Regulatory competition is alive and well in Europe, and a recent innovation in investment fund structures in the UK represents the latest salvo in an ongoing battle for Europe’s fund management business. Reforms to UK limited partnership law in 2017, which (effectively) created a new fund vehicle for private fund managers, are clearly designed to build on an already popular structure in the face of increasing international competition.
In a recent article (available here), I describe the main features of the UK’s new Private Fund Limited Partnership (PFLP) organisational form, established under the Legislative Reform (Private Fund Limited Partnerships) Order 2017 (PFLP Law). The PFLP is a voluntary alternative to a traditional limited partnership, available only to partnerships that qualify as “collective investment schemes”. Existing limited partnerships can opt-in to the new regime if they qualify, and new ones can elect to be treated as PFLPs at the time of first registration or subsequently.
Most of the general law of limited partnerships continues to apply to PFLPs, but perhaps the most important modification is the provision for greater clarity on how limited partners – who enjoy limited liability in exchange for refraining from management activities – can exercise certain rights without being deemed to have taken on a management function. The so-called “white-list” of activities provided by the new law is quite extensive, and enables fund investors (who generally act as limited partners) to negotiate certain oversight rights and investor protections without putting their limited liability at risk.
The PFLP law also modifies the 1907 Limited Partnerships Act so that the limited partners in a PFLP are not required to make a capital contribution. Crucially, however, it also provides that – if they do contribute capital – that capital can be returned at any time during the partnership’s life. This is important because limited partners generally contribute capital to the fund partnership, but expect to receive it back when investments are realised. General UK limited partnership law stipulates that capital can only be returned at the end of the life of the partnership, which necessitates somewhat artificial provisions in the limited partnership agreement so that the bulk of an investor’s contribution is made by way of loan to the partnership. This device will no longer be needed, and will bring the UK vehicle more into line with other international structures.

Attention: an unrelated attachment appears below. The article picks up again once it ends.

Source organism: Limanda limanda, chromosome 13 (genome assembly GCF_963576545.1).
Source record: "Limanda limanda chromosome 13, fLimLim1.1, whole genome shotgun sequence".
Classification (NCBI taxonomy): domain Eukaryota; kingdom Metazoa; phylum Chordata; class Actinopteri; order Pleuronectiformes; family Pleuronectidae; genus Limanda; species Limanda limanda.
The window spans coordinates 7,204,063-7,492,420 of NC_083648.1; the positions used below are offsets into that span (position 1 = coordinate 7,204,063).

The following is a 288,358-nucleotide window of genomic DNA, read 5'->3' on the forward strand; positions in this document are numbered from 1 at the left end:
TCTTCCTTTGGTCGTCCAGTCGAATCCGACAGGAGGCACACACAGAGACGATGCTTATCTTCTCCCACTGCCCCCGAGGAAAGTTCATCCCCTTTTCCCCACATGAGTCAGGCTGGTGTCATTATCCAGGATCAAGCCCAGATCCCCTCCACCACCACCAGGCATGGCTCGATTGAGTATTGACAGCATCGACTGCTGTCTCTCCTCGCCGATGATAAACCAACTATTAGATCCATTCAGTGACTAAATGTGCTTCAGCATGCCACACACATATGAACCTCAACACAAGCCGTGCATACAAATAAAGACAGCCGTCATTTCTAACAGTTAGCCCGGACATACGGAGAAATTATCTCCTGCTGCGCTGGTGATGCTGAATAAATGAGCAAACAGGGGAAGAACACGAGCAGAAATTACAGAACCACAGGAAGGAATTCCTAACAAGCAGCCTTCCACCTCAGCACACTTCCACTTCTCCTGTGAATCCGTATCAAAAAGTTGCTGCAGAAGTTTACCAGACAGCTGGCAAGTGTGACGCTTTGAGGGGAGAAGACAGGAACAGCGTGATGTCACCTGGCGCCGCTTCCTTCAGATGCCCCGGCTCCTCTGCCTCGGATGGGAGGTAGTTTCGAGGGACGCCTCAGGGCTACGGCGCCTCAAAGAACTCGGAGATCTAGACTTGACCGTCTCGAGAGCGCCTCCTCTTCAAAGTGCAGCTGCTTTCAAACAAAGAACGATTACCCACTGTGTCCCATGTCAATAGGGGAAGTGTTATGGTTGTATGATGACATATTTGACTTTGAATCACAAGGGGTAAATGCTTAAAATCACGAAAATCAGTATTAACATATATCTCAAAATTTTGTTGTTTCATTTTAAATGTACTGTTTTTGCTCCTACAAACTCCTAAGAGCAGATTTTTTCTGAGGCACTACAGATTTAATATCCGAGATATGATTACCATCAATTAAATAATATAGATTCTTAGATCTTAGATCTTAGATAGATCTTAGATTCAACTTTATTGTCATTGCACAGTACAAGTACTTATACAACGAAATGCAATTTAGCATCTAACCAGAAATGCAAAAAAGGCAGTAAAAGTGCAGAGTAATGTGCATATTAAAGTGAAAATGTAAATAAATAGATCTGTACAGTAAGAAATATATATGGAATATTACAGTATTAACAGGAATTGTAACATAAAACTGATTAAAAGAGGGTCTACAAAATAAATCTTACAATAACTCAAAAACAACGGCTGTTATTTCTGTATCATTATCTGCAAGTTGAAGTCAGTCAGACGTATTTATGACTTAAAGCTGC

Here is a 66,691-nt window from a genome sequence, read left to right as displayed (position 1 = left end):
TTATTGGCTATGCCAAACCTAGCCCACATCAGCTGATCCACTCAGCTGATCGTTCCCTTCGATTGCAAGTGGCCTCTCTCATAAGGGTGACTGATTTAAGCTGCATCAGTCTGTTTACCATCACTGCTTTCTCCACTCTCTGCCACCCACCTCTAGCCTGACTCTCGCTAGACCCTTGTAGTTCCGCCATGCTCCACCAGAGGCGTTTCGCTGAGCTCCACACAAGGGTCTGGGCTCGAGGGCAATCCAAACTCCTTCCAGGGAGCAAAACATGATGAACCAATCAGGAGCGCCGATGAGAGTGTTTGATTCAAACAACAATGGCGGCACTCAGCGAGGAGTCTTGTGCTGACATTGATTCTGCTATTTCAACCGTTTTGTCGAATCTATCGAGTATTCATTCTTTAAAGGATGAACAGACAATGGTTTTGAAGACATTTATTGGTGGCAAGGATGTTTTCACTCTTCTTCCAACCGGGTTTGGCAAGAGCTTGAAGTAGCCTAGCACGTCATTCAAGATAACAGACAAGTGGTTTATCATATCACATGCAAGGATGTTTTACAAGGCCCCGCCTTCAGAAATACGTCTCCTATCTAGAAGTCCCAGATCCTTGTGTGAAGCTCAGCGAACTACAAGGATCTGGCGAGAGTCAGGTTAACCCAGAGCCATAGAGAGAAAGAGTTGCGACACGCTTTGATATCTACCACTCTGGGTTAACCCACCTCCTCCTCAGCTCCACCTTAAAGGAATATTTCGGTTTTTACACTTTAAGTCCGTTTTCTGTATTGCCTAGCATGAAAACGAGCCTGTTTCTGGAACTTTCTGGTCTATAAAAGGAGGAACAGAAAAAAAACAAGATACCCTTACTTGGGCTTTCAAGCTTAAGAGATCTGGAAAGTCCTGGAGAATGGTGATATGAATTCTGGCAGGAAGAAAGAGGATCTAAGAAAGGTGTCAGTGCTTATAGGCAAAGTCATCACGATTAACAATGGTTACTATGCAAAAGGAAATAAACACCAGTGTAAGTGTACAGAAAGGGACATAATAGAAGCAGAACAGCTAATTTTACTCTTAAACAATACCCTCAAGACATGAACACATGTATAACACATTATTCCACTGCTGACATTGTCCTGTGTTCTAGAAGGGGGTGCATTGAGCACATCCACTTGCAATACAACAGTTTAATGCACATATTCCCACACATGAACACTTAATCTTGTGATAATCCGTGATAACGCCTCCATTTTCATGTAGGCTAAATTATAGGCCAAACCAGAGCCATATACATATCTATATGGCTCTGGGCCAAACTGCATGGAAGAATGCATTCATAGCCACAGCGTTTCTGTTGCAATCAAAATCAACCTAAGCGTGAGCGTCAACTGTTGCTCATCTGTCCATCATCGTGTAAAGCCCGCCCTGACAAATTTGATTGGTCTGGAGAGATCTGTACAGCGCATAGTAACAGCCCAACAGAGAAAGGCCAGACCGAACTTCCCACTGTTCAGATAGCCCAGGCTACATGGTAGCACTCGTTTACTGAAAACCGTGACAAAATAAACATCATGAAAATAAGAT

There are various other changes designed to simplify the administration of the PFLP and to make the default position on fiduciary duties more like the position generally negotiated between the parties.
Effective since April 2017, the private equity and venture capital industry has welcomed these changes, which undoubtedly improve the competitiveness of the UK limited partnership structure. While this new option for private fund managers is not radically different from the existing structure, it does enable the UK to continue to offer an onshore structure that combines tax transparency with legal certainty, flexibility and relatively light administrative burdens, and the government’s clear hope is that this will encourage more private funds to remain onshore. The economic benefits of that are hard to quantify – but, at the very least, it protects revenue for UK-based professional advisers and, perhaps, helps to anchor European private funds in Britain.
For those who subscribe to the “race to the top” thesis of regulatory competition – arguing that the competition among jurisdictions that follows from the freedom for a business to choose its state or country of incorporation, improves corporate structures for the benefit of all – this will be a welcome move forward in the development of corporate law.
However, whether the UK’s new vehicle will actually encourage more fund managers to use a British structure for their funds is not clear. Brexit has put pressure on larger fund managers to use vehicles located in an EU27 country, since the regulatory treatment of UK funds after the UK leaves the EU remains unclear. That has driven many to use Luxembourg’s partnership structure. In addition, the UK tax environment as it applies to private funds has been somewhat unstable for the last few years, and the UK government – concerned about the use of limited partnerships for criminal activities – has suggested that it may make (as yet unspecified) changes to UK limited partnership law. These factors may be inhibiting adoption of the reformed vehicle.
Simon Witney is a Special Counsel at Debevoise and Plimpton.